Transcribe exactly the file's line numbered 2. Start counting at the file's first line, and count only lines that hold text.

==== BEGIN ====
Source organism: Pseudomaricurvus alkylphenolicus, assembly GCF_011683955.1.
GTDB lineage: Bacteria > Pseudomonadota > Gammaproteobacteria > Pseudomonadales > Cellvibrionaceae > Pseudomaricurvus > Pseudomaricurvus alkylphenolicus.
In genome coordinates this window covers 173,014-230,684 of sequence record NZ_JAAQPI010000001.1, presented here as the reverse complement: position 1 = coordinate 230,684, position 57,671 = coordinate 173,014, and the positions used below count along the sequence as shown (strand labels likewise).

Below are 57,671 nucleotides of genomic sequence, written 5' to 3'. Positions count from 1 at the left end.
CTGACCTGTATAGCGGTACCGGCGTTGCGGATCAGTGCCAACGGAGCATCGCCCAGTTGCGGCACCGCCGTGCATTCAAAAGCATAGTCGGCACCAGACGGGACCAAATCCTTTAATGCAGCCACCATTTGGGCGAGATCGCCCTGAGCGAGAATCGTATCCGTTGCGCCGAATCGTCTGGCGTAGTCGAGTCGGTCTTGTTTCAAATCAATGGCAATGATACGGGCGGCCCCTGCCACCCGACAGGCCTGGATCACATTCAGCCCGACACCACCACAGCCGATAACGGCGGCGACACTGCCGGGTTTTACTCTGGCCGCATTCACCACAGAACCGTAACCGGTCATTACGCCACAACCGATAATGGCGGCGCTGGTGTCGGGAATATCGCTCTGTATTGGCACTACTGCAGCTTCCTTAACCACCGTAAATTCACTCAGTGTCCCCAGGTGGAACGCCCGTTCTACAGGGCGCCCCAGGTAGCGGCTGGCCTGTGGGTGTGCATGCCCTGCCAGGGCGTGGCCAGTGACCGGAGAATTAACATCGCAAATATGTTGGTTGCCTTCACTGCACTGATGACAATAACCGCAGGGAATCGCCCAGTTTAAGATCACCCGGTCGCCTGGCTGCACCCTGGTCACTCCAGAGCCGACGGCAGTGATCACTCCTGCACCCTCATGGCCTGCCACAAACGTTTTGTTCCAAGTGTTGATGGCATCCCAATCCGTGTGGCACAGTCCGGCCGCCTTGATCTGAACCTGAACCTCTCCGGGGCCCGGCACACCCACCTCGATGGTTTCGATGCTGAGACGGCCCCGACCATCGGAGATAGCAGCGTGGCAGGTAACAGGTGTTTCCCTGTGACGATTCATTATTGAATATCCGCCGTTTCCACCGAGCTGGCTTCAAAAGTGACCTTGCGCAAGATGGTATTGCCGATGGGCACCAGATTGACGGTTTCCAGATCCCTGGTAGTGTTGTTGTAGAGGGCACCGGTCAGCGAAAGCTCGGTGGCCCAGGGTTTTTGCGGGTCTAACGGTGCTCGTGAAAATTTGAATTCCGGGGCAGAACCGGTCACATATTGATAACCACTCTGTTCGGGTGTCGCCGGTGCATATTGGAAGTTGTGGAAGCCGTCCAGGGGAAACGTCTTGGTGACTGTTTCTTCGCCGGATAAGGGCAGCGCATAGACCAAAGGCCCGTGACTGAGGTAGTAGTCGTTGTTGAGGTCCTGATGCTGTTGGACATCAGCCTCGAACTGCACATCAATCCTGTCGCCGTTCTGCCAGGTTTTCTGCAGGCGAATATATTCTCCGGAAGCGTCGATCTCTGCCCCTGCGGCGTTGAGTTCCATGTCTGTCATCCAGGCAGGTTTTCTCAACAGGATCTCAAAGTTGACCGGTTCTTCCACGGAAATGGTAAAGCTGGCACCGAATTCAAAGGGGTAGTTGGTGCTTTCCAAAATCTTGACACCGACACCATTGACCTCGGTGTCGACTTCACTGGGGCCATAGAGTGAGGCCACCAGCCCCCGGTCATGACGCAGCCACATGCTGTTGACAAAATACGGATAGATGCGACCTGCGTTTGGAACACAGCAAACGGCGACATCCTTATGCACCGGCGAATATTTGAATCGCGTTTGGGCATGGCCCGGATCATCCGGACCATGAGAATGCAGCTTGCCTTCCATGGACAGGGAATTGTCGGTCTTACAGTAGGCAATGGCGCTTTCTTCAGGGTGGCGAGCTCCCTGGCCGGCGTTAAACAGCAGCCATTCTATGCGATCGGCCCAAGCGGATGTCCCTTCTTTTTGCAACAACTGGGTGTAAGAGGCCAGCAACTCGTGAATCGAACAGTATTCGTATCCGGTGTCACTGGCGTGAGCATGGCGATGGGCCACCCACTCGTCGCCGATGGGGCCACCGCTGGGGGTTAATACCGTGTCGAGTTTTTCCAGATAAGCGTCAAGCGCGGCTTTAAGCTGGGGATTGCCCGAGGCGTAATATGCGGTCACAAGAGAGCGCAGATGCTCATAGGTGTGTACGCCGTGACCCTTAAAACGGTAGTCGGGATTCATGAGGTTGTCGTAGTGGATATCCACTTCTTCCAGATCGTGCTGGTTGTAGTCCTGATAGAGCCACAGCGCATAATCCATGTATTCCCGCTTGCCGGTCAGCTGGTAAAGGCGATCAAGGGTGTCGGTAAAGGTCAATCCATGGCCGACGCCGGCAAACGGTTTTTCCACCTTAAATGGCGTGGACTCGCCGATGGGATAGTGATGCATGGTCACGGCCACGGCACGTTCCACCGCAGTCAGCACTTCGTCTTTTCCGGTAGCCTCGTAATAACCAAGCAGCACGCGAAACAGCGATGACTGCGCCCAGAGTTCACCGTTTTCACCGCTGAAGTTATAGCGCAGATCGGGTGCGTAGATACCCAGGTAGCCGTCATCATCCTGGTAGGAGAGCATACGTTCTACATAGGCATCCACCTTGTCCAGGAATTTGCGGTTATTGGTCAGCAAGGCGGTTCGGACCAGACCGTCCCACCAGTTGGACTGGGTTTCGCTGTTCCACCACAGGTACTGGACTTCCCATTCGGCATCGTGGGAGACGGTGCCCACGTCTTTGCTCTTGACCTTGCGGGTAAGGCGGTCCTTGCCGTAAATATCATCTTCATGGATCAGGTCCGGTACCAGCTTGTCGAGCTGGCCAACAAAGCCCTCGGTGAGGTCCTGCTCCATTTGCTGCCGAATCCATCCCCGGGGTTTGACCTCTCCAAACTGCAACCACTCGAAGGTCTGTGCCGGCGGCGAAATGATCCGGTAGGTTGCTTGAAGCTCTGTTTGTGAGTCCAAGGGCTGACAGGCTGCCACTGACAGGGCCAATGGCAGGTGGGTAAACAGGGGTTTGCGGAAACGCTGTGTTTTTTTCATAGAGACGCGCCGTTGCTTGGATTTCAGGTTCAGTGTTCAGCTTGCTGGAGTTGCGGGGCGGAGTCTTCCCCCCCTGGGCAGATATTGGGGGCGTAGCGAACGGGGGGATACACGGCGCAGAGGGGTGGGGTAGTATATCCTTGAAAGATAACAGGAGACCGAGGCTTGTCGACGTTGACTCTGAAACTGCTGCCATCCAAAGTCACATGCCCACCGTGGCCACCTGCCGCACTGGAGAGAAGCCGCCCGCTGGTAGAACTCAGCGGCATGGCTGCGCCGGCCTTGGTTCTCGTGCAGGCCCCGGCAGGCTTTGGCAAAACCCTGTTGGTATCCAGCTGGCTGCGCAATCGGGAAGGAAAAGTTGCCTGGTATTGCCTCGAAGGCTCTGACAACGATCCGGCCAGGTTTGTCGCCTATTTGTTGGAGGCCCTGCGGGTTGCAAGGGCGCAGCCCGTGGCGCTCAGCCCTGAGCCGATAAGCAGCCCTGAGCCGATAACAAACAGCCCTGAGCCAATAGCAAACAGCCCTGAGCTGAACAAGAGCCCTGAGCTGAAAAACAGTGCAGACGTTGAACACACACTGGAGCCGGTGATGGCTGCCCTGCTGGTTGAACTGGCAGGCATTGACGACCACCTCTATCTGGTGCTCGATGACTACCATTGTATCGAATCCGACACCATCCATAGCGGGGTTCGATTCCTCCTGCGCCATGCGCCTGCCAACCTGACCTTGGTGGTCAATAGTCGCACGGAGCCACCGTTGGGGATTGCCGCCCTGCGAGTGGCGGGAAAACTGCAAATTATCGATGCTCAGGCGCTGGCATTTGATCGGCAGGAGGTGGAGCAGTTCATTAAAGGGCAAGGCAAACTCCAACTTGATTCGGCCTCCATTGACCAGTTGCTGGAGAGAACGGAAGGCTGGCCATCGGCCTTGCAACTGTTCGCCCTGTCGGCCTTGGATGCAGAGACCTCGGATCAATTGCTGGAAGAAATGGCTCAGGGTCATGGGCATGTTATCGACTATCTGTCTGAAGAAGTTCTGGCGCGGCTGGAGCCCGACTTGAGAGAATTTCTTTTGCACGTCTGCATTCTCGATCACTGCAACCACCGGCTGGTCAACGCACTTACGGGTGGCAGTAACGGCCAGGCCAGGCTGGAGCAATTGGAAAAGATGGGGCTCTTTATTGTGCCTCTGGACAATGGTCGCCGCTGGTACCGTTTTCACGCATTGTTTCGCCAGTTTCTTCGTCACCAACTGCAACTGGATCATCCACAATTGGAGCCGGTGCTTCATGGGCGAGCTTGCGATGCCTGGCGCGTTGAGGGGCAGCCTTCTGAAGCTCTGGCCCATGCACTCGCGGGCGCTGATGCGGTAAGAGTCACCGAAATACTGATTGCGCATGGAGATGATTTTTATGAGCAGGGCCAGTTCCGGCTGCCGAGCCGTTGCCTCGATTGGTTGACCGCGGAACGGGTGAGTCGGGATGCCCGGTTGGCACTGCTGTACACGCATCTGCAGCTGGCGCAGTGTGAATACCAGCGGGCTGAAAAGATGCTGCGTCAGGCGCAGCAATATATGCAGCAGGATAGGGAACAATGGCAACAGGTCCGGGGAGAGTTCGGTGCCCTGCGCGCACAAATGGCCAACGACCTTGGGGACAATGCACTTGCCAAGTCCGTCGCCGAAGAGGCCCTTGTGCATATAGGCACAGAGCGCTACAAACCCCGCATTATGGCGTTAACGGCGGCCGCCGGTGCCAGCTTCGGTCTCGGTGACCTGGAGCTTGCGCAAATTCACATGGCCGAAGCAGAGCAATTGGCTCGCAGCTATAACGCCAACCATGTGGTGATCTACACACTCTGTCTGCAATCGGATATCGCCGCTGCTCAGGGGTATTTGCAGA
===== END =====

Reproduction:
GTDB lineage: Bacteria > Pseudomonadota > Gammaproteobacteria > Pseudomonadales > Cellvibrionaceae > Pseudomaricurvus > Pseudomaricurvus alkylphenolicus.